Apple CEO Tim Cook meets with U.S. Senator Orrin Hatch in Washington D.C.

“Apple CEO Tim Cook visited at least one Capitol Hill lawmaker while in Washington this week,” Julian Hattem reports for The Hill. “Sen. Orrin Hatch (R-Utah) met with Cook on Tuesday to discuss the veteran senator’s technology agenda, his office said.”

“Hatch has been a supporter of tech-focused policy issues in Congress and has tried to prioritize a number of items ahead of next year’s GOP takeover of the Senate,” Hattem reports. “For one, that means dealing with patent “trolls,” which companies claim buy up vague patent licenses with the intent of filing lawsuits against others to extract costly settlements. The suits lead to an estimated $60 billion annual hit to the economy, critics argue.”

Hattem reports, “Hatch was a driving force behind the Senate’s effort to pass patent reform earlier this year, and the issue seems likely to emerge early next year.”

Read more in the full article here.


    1. Senator Hatch is a mainline Reagan Conservative and in fact spoke frequently during the 1980 Republican Primaries as the personal request of Ronald Reagan himself. RINO? not in a million years.

      As a young College student our US Government Professor was either the state Republican Chair or Treasurer and offered us extra points on our semester grade if we went to observe the caucus up close which was being held on a Saturday a couple of blocks off of campus.

      I got to meet (later President) GHW Bush, Dubya, Jeb, Howard Baker, Orrin Hatch, Congressman John Anderson, Governor John Connelly, Congressman Phil Crane and others. Not bad for an afternoon’s work. Senator Hatch was there on behalf of Ronald Reagan who was scheduled to speak, but had to cancel at the last minute.

      Ronald Reagan did not ask RINOs to speak to Republicans on his behalf. I am no conservative, but Senator Hatch- while a highly partisan Republican- is unlike the tea baggers and actually tries to accomplish government in concert with all of the membership. He is not anyone I would vote for, but is a decent and honorable man.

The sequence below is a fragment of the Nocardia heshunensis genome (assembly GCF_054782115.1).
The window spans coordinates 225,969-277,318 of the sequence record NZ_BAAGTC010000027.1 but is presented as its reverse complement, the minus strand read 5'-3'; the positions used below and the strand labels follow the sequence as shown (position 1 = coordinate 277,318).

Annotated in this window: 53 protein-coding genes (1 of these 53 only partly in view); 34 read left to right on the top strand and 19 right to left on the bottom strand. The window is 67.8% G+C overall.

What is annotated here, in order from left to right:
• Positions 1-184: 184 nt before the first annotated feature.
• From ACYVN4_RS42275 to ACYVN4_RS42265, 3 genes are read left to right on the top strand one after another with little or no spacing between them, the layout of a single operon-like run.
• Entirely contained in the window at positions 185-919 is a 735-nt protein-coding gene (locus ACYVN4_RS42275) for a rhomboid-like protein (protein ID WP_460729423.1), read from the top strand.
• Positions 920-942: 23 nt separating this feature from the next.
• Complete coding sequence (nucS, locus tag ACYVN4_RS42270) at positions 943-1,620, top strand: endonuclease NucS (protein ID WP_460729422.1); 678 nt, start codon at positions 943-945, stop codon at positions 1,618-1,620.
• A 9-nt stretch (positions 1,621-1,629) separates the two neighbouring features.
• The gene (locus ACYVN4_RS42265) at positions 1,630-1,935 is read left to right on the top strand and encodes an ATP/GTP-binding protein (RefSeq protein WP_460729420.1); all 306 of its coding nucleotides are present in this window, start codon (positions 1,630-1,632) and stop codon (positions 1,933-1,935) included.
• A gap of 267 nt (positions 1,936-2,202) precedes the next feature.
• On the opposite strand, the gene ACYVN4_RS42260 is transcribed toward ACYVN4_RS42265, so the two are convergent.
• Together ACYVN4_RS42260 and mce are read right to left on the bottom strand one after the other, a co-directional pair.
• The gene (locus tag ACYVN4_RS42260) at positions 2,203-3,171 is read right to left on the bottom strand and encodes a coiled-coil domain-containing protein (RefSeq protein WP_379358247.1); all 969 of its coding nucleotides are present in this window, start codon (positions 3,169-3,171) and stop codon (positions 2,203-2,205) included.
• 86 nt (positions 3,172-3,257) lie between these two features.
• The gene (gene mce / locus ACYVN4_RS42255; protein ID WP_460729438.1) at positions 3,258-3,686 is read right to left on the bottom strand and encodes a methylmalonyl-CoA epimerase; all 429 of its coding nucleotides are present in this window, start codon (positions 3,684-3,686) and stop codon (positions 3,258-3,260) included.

1. “The suits lead to an estimated $60 billion annual hit to the economy”.

    Spin, spin, spin.

    How can anything be a “hit” to the economy. Is that a bad thing? By definition, economy means circulation of money. Patent trolls, evidently, contribute to the circulation of money by taking it out of one pocket and putting it into another.

    I wonder how big a “hit” the government is to the economy?

        1. It does. The money goes in the pockets of worthless patent trolls who prevent worthwhile companies from cashing in on their achievements and using that cash for further R&D.

        2. When a corporation spends money on goods and services it creates profits and jobs for businesses that supply the goods and services. When a corporation spends money to settle a patent dispute it does not create jobs or legitimate profits for patent troll. The troll has done nothing to earn those profits, and it probably employs very few people. Such a settlement serves only to concentrate wealth in the hands of non-productive people. In that sense it is a hit to the economy. Dollars spent for goods and services resonate throughout the economy. A dollar spent in that fashion is multiplied many times over as it bounces around from business to business and individual to individual. A dollar spent to pay off a patent troll is dead money going nowhere.

          1. When *anybody* spends money on goods and services, it creates profits and jobs for the economy. In that sense, the patent troll is no different than you or me when I get a paycheck. We save some and we spend some. It certainly isn’t dead money going nowhere – any more than it is when you and I squirrel money away, something Apple does, too – to the tune of hundreds of billions of dollars.

            I’m no fan of patent trolls, and the settlements they receive certainly isn’t as productive in their accounts as it would be in the hands of innovative producers, but I wouldn’t go so far as to call it “dead money”.

            1. Both: The money is taken from the industrious and given to the indolent, from the producer to the parasite, from the brilliant to the bilious, — and I’ll bet a fair part of that swag EXITS the US economy, headed to Switzerland, Barbados, etc. (at least the part of the swag that doesn’t find its way into East Texas judicial robes)

        3. In this context, I believe “hit to the economy” refers to the unproductive use of money that must nevertheless be spent by innovative companies, such as Apple, to defend themselves against essentially baseless lawsuits, or what some might call “lawsuit lotto” — if you win, you win big.

  2. Before dealing with Washington politicians, lobbyists, judges like Koh and Cote etc Tim Cook should brush up by watching “Board Walk Empire” . You learn more about how things get really done than a Harvard law degree…

    (seriously, google which makes one third apple’s profits spent 4 times Apple on political lobbying in 2013 … )

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